Protect yourself and others from knife crime
Knife crime is a high profile topic, with cases reported online and in the news regularly.
Many of these incidents have involved young people, and you could be forgiven for thinking that carrying a knife is now the norm. Thankfully that’s not the case – in reality 99 per cent of young people do not carry knives, and the cases you read about are usually isolated incidents between people who know each other.
However knife crime is a real concern within many communities; it may be something that affects you directly, or something you are worried about.
Working with young people
We take knife crime extremely seriously and are working with education and intervention organisations across the Avon and Somerset area to highlight the impact of knife crime.
We have launched a new campaign called ‘Knife crime: A new way forward’ to help educate young people to stay away from knife crime.
As part of this campaign, young people from local schools have produced short videos which explore the impact of knife crime:
The Lifeb4Likes video, created by Merchants Academy, explores the dangerous world of putting social media popularity before another human’s life.
The Eye for an Eye video, created by Taunton Academy, explores how bullying can make a victim want to get revenge. But the philosophy of an eye for an eye only makes the world blind.
The Speak Up video, created by Broadoak Academy, explores the guilt suffered by a friend who wanted to tell someone about his friend carrying a knife, but didn’t.
The Cycle, created by Bristol Futures Academy, explores the retaliatory nature of knife crime and calls for all agencies in Bristol to come together to help break this cycle.
If your school is taking part in our ‘Knife crime: A new way forward’ animation competition, read the competition Terms and Conditions (DOC).
Educating young people
We have partnered with the NHS to run programmes to educate young people on the dangers of knife crime and the impact it can have on them and those around them. Projects include:
Blunt Truth (Years 7 – 9)
Blunt Truth is a partnership project with the NHS which aims to encourage young people to report to the police either directly or through Crimestoppers if they suspect that someone they know is carrying a knife.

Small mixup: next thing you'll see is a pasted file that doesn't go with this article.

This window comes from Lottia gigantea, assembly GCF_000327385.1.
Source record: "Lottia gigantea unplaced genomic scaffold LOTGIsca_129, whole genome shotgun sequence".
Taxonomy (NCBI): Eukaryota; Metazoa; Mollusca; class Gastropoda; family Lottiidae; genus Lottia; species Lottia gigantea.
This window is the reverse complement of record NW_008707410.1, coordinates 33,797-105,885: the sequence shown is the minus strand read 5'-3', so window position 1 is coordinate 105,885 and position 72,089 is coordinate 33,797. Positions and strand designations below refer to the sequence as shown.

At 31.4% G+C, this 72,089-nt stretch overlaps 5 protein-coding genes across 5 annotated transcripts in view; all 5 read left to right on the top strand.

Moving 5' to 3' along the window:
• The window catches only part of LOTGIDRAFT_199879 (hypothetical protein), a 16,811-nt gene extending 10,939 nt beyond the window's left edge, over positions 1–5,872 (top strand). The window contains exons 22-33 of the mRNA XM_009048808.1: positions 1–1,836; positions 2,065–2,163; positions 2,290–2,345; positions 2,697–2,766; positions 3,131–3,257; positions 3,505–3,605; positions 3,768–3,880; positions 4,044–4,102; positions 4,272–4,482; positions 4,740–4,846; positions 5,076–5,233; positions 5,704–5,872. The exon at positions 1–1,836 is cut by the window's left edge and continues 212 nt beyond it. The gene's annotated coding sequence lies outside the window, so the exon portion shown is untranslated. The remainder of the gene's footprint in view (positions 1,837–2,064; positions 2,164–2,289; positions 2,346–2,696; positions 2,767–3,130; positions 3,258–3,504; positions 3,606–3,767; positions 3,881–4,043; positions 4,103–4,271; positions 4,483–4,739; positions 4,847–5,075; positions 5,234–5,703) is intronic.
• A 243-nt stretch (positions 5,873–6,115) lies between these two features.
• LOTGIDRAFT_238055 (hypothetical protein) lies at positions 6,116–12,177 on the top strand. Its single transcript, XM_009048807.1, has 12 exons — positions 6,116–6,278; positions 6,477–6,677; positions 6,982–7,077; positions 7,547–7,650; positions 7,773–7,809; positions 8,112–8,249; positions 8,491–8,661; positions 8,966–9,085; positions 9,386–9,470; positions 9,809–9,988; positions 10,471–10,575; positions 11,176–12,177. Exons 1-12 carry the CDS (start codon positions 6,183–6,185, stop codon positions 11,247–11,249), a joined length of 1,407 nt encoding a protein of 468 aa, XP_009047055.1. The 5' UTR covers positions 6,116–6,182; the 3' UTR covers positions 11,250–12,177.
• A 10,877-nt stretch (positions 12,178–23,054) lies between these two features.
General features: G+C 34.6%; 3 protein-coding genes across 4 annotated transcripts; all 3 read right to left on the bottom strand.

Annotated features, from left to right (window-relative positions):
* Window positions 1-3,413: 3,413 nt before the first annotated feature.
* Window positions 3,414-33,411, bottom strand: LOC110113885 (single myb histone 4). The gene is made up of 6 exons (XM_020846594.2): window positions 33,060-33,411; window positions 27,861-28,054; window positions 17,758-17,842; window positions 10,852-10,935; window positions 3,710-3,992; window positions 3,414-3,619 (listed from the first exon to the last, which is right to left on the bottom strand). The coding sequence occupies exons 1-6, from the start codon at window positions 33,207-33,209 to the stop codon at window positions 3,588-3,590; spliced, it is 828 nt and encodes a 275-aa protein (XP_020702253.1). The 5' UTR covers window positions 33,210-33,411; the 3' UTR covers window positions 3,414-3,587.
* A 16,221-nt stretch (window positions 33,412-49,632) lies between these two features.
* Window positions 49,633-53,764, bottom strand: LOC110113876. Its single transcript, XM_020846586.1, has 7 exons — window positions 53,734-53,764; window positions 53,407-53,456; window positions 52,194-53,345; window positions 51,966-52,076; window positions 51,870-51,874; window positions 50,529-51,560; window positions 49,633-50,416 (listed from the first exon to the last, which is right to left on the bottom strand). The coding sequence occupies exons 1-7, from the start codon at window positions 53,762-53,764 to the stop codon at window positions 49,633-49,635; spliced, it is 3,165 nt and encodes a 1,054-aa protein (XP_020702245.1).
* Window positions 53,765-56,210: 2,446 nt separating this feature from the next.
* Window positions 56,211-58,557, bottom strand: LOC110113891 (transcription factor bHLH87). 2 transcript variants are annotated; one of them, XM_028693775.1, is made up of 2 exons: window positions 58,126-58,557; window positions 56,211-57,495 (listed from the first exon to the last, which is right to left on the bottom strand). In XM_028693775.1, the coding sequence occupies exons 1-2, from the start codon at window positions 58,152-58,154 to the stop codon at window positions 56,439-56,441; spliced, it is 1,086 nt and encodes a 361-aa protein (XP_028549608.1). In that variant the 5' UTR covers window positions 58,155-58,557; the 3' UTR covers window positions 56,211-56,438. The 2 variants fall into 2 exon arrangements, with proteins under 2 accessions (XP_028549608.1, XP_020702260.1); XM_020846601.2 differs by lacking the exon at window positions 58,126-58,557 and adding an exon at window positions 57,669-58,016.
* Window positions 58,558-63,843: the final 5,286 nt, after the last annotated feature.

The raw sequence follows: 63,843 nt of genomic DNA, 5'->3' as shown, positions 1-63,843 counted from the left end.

Police and NHS staff deliver interactive workshops in secondary schools, showing a series of films and seeing different outcomes should they do the ‘right thing’ and report their concerns that someone they know is carrying a knife.
Young people also learn practical first aid skills on how to deal with a knife wound.
The workshops are aimed at years 7 – 9, piloting initially in Bristol in April / May 2021 if the Coronavirus pandemic allows, and then if successful rolling out to more schools across the Avon and Somerset Force area.
Insights – Young Detectives Programme (Years 9 – 10)
The Young Detectives programme is a five day fully immersive experience giving young people the opportunity to spend a week as a detective investigating a fictitious stabbing, in partnership with the NHS.
The students start their week being sworn in as detectives and work with a Senior Investigating Officer to investigate a fictitious stabbing.
During the week, the students will:
- visit the ‘crime scene’ and receive input from Crime Scene Investigators (CSIs) around the importance of forensics
- visit Southmead Hospital’s Accident and Emergency Department to witness first-hand how a trauma team receive and treat a knife crime victim / casualty
- obtain victim and witness statements
- interview suspects
- present their case to a crown court judge in a mock courtroom at UWE Bristol
The week ends with a celebration and discussion about what they have learned.
The course also includes a very powerful and emotional talk from a real knife crime victim to enable to the students to fully the impact knife crime has on real people.
We work with schools across Avon and Somerset to select young people from years 9 and 10 who would most benefit from the programme.
This is usually students who are on the periphery of going down the wrong path and who need support to make better choices.
We had planned to run two programmes in July and September 2020 but due to the Coronavirus pandemic these have been delayed until 2021.
Report knife crimes
Concerned about someone carrying a knife?
If you are worried about someone you know carrying a knife help and guidance is available:
- The #knifefree website provides information about helping young people go knife free.
- Fearless.org is a service that allows you to pass on information about crime 100% anonymously.
- Crimestoppers is an independent charity that enables you to report crime anonymously.
- If you are aware someone is carrying a knife or offensive weapon, report it to us online.
Do you carry a knife and want help to stop?
Perhaps you already carry a knife or you are worried about being pressured into carrying one?
Either way you have the power to control your future and there are many people who can help you:
Surrendering a knife to the police
If you have unwanted knives that you would like to dispose of safely, you can take them to the front office of any police station.
Alternatively, we have a number of surrender bins which are permanently located outside the front of the building at the following sites:
Call 999 straight away if there is an ongoing incident involving a knife or offensive weapon.